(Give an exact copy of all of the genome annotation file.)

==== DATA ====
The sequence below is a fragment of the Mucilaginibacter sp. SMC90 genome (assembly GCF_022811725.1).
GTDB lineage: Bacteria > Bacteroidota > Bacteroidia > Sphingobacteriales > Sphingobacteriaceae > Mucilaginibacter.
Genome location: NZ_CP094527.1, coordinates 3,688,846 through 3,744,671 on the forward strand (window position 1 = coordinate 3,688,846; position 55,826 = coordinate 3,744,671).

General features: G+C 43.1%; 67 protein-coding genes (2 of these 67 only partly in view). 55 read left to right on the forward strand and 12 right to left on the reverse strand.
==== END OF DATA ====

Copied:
The sequence below is a fragment of the Mucilaginibacter sp. SMC90 genome (assembly GCF_022811725.1).
GTDB lineage: Bacteria > Bacteroidota > Bacteroidia > Sphingobacteriales > Sphingobacteriaceae > Mucilaginibacter.
Genome location: NZ_CP094527.1, coordinates 3,688,846 through 3,744,671 on the forward strand (window position 1 = coordinate 3,688,846; position 55,826 = coordinate 3,744,671).

General features: G+C 43.1%; 67 protein-coding genes (2 of these 67 only partly in view). 55 read left to right on the forward strand and 12 right to left on the reverse strand.